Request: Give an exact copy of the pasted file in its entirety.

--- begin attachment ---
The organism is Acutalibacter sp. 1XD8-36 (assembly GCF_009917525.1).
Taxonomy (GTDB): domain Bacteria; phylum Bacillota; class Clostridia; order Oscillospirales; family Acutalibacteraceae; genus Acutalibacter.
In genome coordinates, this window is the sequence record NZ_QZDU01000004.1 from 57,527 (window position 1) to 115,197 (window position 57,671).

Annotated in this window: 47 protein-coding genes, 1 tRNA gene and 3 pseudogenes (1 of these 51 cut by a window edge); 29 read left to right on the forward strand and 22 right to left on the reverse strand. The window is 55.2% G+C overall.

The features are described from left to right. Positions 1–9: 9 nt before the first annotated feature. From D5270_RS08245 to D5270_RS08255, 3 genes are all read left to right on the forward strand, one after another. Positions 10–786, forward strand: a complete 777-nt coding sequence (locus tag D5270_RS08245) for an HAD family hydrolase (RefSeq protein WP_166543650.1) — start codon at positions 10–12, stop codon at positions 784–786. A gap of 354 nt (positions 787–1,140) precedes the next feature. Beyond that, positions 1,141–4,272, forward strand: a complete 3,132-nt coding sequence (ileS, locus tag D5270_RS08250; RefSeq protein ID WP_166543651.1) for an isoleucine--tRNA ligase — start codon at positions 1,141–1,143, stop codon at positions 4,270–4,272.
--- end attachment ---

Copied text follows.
The organism is Acutalibacter sp. 1XD8-36 (assembly GCF_009917525.1).
Taxonomy (GTDB): domain Bacteria; phylum Bacillota; class Clostridia; order Oscillospirales; family Acutalibacteraceae; genus Acutalibacter.
In genome coordinates, this window is the sequence record NZ_QZDU01000004.1 from 57,527 (window position 1) to 115,197 (window position 57,671).

Annotated in this window: 47 protein-coding genes, 1 tRNA gene and 3 pseudogenes (1 of these 51 cut by a window edge); 29 read left to right on the forward strand and 22 right to left on the reverse strand. The window is 55.2% G+C overall.

The features are described from left to right. Positions 1–9: 9 nt before the first annotated feature. From D5270_RS08245 to D5270_RS08255, 3 genes are all read left to right on the forward strand, one after another. Positions 10–786, forward strand: a complete 777-nt coding sequence (locus tag D5270_RS08245) for an HAD family hydrolase (RefSeq protein WP_166543650.1) — start codon at positions 10–12, stop codon at positions 784–786. A gap of 354 nt (positions 787–1,140) precedes the next feature. Beyond that, positions 1,141–4,272, forward strand: a complete 3,132-nt coding sequence (ileS, locus tag D5270_RS08250; RefSeq protein ID WP_166543651.1) for an isoleucine--tRNA ligase — start codon at positions 1,141–1,143, stop codon at positions 4,270–4,272.